Also, I really like the idea of making a balanced line from this setup and reversing the phase of one line and reconnecting the two lines--effectively removing any noise that gets on the line (at least that's what I understand). I just don't know how to do it (I'm fairly ignorant on electrical theory). So far all I see are pcb boards with opamps etc. Is there a simpler way with just some wires and transformers?

Thanks for the pictures and description. Definitely helped!

Daryl Whitlock said...

I just realized that I need to do this for my D-sub 15 from my computer as well. ARGGHH! So I guess that is even more complicated. If you know anything about that, that would be great too. If not, oh well. I guess I'll have to wait until I can afford the commercial $80 converter.

Dean W. Armstrong said...

These transformers won't work for component video applications, or at least definitely weren't designed for such: they were made for 50Hz-5000Hz; and I got lucky for this audio use which is at most 20kHz bandwidth. The component video bandwidth is about ~30MHz.
DSL modem transformers should be good to 1 Megahertz and likely several megahertz higher if roll-off is allowed. But you still need more bandwidth. And you need transformers with a suitable matching impedance for your application: 75ohm is standard for video applications.

To convert from an unbalanced line to a balanced line you would need a transformer known as a balun.

I think these do not provide galvanic isolation though--if that is a need; you didn't mention if you had already connected the projector with RCA cables and found a ground loop problem.

For most people's setups, isolating the cable tv ground connection($12) is cheaper/easier than working to break the ground loop deeper in the setup.

Daryl Whitlock said...

Hi Dean,

Thanks for replying. I figured the transformers would not be suitable for video.

I am not using cable from the cable company. This is just from my PC and blu-ray player up to my projector. The outlet next to the projector is on a different circuit than the PC and DVD (which are on the same circuit). The electrical line and the video lines follow the exact same path up the wall. I don't know if it is ground loop or EMI and/or RF or all of the above. I notice a lot of sources for problems.

If using baluns for video then would the way to do it be to put one balun (reversed because the signal starts out unbalanced) at the PC or blu-ray player and then at the projector put the balun in the normal direction?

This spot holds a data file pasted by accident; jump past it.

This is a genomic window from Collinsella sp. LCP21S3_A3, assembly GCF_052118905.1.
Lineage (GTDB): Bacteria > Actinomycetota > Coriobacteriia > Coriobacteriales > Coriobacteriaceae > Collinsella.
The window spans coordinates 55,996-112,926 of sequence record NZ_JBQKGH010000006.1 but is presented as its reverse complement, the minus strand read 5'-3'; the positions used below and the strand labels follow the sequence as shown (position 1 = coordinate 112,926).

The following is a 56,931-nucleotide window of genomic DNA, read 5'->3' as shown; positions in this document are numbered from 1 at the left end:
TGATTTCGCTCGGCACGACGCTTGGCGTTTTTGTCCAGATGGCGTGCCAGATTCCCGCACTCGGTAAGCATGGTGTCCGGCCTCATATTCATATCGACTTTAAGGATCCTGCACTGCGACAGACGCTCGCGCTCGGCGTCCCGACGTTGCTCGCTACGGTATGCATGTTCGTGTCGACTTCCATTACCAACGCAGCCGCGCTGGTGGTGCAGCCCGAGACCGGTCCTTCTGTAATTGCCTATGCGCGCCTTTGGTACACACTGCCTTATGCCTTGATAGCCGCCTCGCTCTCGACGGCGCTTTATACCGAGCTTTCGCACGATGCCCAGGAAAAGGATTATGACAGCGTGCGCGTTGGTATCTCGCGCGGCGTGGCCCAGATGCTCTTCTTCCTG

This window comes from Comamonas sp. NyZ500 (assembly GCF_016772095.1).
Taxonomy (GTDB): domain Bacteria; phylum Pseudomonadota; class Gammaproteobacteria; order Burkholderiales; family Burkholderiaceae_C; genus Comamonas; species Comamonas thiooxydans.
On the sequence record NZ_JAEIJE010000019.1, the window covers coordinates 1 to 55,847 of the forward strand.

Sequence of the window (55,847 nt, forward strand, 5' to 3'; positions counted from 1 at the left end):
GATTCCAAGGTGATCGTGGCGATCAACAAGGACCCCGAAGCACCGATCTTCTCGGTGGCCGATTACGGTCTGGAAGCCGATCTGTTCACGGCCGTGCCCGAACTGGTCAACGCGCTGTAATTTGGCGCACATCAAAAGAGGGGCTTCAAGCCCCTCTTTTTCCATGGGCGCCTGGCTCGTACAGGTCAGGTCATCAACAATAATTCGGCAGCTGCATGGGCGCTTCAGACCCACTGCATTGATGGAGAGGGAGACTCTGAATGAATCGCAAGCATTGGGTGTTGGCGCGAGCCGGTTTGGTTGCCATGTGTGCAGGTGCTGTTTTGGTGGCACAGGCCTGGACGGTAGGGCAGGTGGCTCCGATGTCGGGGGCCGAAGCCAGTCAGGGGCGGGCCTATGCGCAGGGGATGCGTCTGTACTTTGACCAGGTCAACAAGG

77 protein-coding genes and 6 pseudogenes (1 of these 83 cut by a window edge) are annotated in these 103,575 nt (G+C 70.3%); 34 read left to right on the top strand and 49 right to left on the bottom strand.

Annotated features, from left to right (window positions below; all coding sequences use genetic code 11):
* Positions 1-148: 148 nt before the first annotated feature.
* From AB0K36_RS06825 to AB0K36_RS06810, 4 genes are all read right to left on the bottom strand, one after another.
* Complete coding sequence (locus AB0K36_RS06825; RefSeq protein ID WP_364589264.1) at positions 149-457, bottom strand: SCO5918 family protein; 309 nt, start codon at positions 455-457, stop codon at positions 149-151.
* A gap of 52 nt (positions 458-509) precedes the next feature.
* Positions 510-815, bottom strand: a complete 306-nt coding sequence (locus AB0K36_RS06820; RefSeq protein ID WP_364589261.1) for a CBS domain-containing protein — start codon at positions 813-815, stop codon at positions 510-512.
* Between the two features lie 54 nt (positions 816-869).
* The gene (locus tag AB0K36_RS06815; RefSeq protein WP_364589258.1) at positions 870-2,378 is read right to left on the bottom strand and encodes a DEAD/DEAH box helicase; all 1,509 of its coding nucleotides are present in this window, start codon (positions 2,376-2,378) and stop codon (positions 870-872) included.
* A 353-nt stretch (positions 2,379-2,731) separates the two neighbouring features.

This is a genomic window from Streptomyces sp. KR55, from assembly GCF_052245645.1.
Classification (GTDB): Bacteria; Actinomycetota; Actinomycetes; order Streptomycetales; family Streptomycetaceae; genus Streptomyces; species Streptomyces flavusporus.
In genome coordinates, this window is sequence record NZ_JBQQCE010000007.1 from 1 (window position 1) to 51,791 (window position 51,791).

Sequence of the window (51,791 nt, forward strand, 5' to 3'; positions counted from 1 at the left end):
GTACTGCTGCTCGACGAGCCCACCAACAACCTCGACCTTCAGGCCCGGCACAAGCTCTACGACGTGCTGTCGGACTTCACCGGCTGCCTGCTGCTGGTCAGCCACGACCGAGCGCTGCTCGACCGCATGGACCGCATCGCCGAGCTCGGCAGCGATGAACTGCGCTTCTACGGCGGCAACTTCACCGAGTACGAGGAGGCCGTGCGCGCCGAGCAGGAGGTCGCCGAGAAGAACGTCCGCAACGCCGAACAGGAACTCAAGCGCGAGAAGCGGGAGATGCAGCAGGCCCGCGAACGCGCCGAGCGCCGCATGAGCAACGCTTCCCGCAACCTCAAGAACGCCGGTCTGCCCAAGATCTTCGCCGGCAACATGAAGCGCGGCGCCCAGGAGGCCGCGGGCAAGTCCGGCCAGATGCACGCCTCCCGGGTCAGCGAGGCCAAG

I see your point about this not being galvanic, but if the differential noise is removed do I care if it is galvanic? Or am I being to optimistic about this process removing possible ground loop noise.

I kind of like building my own from parts, but if I have to buy the right transformer for this, I'll do it--if it isn't more than $20. But it looks like major hunting to get the right transformer. I notice commercial baluns for projectors are over $200 a pair! yikes!

Thanks for helping me understand this.


Daryl Whitlock said...

Hi Dean,

Looking over some Balun drawings, I think these are galvanic. Although the negative signal from the unbalanced source is carried over, it is connected to the ground wire (or shield) which is never connected to the two 'balanced' (but out of pahse) lines. I don't know if that means it is galvanic, but there is no DC to the 'balanced' lines, they are created the same way your isolation transformer does its lines.



gurpreet said...

hi dean

i have designed a circuit to transmit the text message typed in my computer through a radio PTT part of radio is working but i m not able to inject audio output(from normal AUDIO JACK) of computer to transmitter. The audio input requirement of the radio transmitter is 600 ohm balanced audio input(-20 dBm to +10 dBm).kindly can you please suggest a transformer of proper rating which can solve my this problem .



Vathi rajan said...